The Real Reason Approval Rating of Congress is in the Toilet


Can sending an independent to Congress make a difference? Probably not. The supermajority is supplanting the traditional majority vote in the Senate—distorting political representation and rendering Washington an annoying noise-making town that is about as useful as a second belly button.

Which is why the idea of an independent politician is alluring to most moderate voters. We hear it all the time: people are fed up with gridlock in Washington and a Congress that avoids compromise like the plague. The polls reflect it. The latest CBS News/New York Times poll put Congress’ approval rating at 15%, which is insanely low by pretty much any standard.

It even seems like it might make sense to send an independent to Washington. After all, if the problem is a lack of compromise, wouldn’t sending in a person to act as mediator do the trick? In our system of mostly Democrats and Republicans, the independent beckons like a knight in shining armor. But can he or she really make a difference? 

It’s not likely. 

Why? Because the two-party system isn’t the problem. It’s certainly tempting to point the finger in that direction. But we’ve had a two party system for basically our entire political history as a nation. Things have still been accomplished, such as Social Security, the GI bill, Medicare Medicaid, etc., even in the face of political division.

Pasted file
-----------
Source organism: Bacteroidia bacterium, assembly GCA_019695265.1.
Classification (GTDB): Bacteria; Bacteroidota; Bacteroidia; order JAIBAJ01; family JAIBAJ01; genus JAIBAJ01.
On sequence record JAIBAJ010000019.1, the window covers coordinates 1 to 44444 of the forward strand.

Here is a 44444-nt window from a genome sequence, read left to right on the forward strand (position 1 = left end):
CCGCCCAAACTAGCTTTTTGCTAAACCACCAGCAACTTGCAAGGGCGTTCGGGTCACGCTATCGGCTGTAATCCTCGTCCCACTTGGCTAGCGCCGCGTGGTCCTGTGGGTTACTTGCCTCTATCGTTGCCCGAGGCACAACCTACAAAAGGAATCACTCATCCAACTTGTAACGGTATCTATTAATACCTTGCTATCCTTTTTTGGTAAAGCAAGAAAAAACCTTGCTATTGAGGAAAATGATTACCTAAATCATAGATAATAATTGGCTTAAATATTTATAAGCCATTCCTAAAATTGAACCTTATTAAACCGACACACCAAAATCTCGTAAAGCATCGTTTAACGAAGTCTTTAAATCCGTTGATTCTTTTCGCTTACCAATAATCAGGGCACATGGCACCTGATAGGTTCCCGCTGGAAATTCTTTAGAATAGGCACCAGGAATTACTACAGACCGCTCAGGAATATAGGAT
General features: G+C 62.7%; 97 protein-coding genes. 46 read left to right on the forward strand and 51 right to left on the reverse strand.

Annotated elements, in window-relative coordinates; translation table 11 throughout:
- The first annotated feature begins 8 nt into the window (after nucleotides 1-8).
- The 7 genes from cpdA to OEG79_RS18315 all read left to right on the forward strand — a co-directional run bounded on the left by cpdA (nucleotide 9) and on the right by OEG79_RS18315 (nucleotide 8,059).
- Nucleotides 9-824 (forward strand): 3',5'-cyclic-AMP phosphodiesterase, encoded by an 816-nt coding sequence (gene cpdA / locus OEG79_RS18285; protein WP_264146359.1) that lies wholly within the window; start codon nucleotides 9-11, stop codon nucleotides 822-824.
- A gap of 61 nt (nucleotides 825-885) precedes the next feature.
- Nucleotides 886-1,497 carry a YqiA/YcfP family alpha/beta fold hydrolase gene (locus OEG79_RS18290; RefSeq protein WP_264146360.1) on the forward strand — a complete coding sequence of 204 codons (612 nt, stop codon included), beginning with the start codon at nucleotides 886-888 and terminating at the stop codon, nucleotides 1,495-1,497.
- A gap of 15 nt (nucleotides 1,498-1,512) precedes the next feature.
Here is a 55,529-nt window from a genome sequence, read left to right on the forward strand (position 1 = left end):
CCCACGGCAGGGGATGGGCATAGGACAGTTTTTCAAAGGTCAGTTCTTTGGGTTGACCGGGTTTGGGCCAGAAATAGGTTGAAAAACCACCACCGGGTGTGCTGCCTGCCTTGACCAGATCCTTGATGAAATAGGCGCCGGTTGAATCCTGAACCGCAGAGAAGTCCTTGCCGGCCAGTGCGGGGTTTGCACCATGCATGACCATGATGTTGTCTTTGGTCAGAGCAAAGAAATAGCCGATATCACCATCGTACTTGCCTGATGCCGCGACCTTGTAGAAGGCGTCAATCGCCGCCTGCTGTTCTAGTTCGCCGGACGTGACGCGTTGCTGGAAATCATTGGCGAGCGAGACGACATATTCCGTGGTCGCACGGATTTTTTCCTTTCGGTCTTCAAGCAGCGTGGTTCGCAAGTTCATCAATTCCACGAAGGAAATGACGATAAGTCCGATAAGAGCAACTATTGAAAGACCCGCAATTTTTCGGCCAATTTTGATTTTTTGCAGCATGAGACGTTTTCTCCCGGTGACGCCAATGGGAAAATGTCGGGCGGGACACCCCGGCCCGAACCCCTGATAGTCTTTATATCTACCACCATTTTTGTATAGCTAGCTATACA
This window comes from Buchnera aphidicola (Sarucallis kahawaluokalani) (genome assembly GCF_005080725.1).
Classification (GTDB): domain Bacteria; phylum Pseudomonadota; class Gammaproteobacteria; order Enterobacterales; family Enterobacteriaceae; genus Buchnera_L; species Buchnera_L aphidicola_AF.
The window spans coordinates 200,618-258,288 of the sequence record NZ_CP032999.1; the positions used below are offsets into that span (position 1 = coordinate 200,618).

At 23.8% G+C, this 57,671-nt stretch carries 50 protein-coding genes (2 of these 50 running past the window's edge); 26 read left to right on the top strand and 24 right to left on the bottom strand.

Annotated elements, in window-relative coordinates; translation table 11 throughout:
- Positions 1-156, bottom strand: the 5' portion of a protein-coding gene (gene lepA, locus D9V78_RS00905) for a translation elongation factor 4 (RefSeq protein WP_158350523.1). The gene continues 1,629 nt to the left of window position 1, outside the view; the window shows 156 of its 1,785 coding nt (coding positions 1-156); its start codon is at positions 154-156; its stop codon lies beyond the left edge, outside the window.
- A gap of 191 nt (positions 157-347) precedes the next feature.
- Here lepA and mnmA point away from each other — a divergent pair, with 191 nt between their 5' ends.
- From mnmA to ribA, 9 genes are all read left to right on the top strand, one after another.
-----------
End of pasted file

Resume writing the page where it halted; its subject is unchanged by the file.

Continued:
The problem isn’t the parties in the system. The problem is how the parties use the system. 

Enter the filibuster. Let’s take a brief look at its history. The legislative tool (or obstacle, depending on your point of view), makes it impossible to bring a bill up for a vote in the Senate without 60 votes. Whereas a normal vote needs just a simple majority, the use of a filibuster skews the landscape of the Senate chamber and requires a supermajority.

And this is precisely why the Independent isn’t as promising as common sense might make him or her seem. If any sort of major, divisive, or important legislation really requires 60 votes to have the chance of getting passed, then what on Earth is one independent going to do about it? Unless the majority has 59 members in the Senate and our dream independent gets to cast the deciding vote, his or her influence is minimal.

And that is an enormous problem. The filibuster is an overused tool that strips the American voter of their efficacy by reducing the legislative process to a massive game of chicken. 

Voters in Maine are all amped up about their independent candidate for the U.S. Senate, Angus King, a former two-term Governor of that state. But sending one man to Washington won’t change a thing. It’s like sending Don Quixote in to slay the windmill. The broken legislative system has too much momentum to be stopped by one well-intended gentleman from New England. 

Nor, for that matter, is there much that anybody can do until we reign in the rampant abuse of the filibuster.